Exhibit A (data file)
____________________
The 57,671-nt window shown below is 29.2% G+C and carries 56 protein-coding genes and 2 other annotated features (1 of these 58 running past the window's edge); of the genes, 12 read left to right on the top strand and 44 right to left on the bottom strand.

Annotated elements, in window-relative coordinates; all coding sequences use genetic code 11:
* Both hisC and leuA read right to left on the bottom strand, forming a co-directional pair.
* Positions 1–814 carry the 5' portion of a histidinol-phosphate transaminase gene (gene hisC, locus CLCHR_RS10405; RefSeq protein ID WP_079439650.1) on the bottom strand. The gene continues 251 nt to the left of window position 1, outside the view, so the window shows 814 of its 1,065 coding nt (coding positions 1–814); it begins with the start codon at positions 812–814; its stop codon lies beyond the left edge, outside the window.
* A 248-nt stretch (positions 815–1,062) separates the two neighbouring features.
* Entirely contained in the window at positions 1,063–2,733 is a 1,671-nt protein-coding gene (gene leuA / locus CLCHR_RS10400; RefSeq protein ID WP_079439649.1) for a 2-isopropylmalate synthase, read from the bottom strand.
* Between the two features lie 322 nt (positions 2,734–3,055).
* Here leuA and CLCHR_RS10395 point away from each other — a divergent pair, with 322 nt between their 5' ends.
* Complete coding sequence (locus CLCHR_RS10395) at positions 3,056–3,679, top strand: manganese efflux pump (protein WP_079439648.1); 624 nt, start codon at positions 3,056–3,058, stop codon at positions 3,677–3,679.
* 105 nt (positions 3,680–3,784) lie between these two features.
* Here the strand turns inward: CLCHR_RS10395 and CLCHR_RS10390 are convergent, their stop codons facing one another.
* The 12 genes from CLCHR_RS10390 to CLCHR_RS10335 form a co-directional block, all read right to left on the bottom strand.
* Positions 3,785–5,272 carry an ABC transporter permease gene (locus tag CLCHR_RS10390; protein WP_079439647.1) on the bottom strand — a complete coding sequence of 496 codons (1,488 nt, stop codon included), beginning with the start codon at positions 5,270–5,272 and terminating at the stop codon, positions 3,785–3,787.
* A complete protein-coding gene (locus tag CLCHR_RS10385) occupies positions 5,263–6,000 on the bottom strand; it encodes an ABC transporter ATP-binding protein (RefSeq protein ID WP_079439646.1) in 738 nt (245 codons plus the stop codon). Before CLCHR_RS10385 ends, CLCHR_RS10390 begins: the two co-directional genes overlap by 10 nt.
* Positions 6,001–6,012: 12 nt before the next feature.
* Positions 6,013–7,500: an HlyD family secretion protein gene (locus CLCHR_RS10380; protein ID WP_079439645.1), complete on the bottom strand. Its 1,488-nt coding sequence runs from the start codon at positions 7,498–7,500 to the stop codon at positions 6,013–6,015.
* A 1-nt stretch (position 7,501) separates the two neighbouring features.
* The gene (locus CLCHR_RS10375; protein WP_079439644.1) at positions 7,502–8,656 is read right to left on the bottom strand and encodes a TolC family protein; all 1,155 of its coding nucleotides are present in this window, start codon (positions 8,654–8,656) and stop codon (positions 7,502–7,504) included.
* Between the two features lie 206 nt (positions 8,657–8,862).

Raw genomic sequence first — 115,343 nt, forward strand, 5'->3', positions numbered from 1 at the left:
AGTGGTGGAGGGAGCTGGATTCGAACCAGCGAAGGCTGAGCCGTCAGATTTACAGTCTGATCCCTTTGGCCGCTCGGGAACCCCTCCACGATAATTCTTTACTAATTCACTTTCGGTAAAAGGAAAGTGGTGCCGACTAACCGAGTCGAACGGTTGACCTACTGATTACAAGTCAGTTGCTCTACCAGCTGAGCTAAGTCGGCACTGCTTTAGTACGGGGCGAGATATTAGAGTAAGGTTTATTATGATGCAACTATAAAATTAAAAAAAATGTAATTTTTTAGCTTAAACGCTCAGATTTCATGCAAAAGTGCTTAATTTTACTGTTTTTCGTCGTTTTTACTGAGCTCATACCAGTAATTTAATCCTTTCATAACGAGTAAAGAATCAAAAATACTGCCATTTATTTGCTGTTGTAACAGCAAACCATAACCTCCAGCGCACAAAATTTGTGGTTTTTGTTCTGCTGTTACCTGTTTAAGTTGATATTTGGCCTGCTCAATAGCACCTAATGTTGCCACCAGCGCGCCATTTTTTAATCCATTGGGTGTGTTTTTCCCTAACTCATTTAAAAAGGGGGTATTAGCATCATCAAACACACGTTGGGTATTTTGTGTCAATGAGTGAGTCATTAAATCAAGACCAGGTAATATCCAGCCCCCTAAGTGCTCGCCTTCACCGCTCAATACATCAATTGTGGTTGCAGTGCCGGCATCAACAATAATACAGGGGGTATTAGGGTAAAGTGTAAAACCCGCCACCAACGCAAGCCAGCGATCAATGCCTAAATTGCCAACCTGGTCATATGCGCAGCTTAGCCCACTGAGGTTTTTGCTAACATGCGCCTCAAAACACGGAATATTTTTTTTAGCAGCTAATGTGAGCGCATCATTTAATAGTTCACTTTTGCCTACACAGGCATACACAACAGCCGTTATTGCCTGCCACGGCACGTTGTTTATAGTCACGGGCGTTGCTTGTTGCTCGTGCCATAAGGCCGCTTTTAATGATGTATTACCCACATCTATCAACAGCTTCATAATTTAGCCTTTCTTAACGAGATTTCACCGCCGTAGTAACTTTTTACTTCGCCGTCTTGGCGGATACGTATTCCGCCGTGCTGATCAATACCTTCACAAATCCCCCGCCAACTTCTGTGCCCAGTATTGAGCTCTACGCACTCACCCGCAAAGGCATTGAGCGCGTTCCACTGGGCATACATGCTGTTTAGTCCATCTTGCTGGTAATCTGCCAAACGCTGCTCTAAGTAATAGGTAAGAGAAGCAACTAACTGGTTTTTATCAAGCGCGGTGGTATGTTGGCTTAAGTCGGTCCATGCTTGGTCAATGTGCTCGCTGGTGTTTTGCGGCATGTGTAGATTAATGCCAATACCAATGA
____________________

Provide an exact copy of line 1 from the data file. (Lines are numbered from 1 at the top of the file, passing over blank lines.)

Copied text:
The 57,671-nt window shown below is 29.2% G+C and carries 56 protein-coding genes and 2 other annotated features (1 of these 58 running past the window's edge); of the genes, 12 read left to right on the top strand and 44 right to left on the bottom strand.